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RLH53 (MXX 253) : new in 1952

    • Chassis : AEC Regent III – chassis no. 9613E6976
    • Engine : AEC A217 9.6 litre diesel
    • Gearbox : 4-speed air-operated pre-select
    • Body : Weymann 53 seat (27 upper deck / 26 lower) - body no. M5557, buit at Addlestone
    • Vehicle Classification: RLH – Regent Low Height

Withdrawn : 1970 (18 years)

On loan to the Museum : 2023

Status : fully-restored, operational and on display in the Museum



    • RLH53 following extensive restoration, seen here at the LBM in October 2019 [David Bowker]
    • RLH61 passing under the low bridge in Cranham [David Bowker]
    • A gathering of surviving RLHs with RLH53 second in line [David Bowker]

Low railway bridges may require single-deck buses to be used, even if the route is busy enough to use a higher-capacity double-decker.

A batch of 30 low-height double-deck AEC Regent buses was built in 1950 originally for the Midland General Omn. Co. of Alfreton, Derbys. However, only 10 were actually required and the remaining 20 were purchased by London Transport. These buses could negotiate a bridge as low as 13ft 3½in (4.06m) – a standard-height double decker is around 14ft 6in (4.45m). These were put to work in the London Transport Country Area in green livery, at garages where low bridges presented difficulties on certain routes:

  • Godstone garage for route 410 (Reigate - Bromley North)
  • Amersham for route 336 (Chesham - Watford)
  • Addlestone for several routes serving the Staines area

Mechanically, they were very similar to the huge fleet of AEC RTs but outwardly had a rather different look for London. Inside, passengers travelling on the top deck were cramped into four-across seating with a sunken gangway on the offside. This meant passengers in the offside of the lower-deck had to lower their heads when leaving their seats, to avoid hitting the ceiling. 

London Transport ordered a further batch of 56, including RLH 53, the first of the type in red livery. It was allocated to Harrow in November 1952 for route 230 (North Harrow – Northwick Park), which ran under a low bridge in Headstone Lane, by Harrow & Wealdstone station.

Other members of the fleet of 76 RLHs were allocated to:

  • Guildford, East Grinstead and Reigate (in green livery)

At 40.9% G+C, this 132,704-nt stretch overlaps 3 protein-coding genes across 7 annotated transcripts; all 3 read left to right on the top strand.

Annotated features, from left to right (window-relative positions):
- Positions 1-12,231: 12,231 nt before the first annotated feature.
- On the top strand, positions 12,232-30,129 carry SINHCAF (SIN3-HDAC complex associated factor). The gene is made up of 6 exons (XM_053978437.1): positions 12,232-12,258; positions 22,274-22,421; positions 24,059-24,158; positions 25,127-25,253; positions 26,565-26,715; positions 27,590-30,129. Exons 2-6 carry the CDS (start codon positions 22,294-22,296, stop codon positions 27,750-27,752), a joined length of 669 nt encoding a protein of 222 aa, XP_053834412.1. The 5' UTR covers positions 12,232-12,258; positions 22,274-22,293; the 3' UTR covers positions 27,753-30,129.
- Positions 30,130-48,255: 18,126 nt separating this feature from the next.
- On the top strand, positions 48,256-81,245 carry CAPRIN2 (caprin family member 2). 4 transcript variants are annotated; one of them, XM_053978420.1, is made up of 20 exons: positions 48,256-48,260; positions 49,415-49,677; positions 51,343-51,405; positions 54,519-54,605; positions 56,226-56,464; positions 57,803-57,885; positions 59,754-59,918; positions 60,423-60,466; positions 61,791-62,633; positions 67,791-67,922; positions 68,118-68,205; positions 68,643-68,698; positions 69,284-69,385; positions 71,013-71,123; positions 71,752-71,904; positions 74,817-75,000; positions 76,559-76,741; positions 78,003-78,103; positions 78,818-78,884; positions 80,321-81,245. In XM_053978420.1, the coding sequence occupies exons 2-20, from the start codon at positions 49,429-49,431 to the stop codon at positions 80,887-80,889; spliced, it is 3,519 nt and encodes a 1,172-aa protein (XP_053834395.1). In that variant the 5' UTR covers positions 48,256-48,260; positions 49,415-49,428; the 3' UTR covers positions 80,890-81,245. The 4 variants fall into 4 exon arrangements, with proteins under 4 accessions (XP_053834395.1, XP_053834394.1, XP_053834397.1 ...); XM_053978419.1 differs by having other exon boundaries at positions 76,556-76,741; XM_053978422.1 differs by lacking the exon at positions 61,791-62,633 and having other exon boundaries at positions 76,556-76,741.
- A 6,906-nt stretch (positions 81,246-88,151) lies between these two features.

• Merton on route 127 (Morden - St Helier) for passing under Worcester Park railway bridge before it was rebuilt for higher vehicles
  • Hornchurch for route 248 (Hall Lane - Cranham) passing under the low bridge at Cranham

RLH53 transferred to Dalston in 1959, for route 178 between Clapton Pond and Stratford via Hackney Wick and negotiating the low bridge in Carpenter’s Road (now part of the Queen Elizabeth Olympic Park.

Changes in legislation allowed longer and higher capacity single-deck buses, which together with a general decline in passenger numbers, led to RLH 53 being withdrawn in 1970 and put into storage.

It was sold together with RLH 69 and RLH 71, all three being exported to California, USA in January 1972. For forty years, it was on show at the Hill Country Wagons to Wings Collection, in Morgan Hill, CA. In 1993, the three were sold to a new owner for use on a sightseeing tour under the Murrieta Temecula Valley Tours name, but this venture proved abortive.  Finally, in 2007, the three, by now in a somewhat weather-worn state, passed to a new owner in Oregon.

RLH53 was repatriated to the UK in 2012 and acquired by the London Bus Museum, to be put on display in dilapidated, as-rescued condition. When the Museum acquired RLH48 (in green Country Area livery), RLH53 passed in 2016 to Andy Totten, who had it restored by Martin James to the condition you see it in today.

It is on loan to the Museum for 12 months from March 2023.

Read more about RLH53's career and restoration here.

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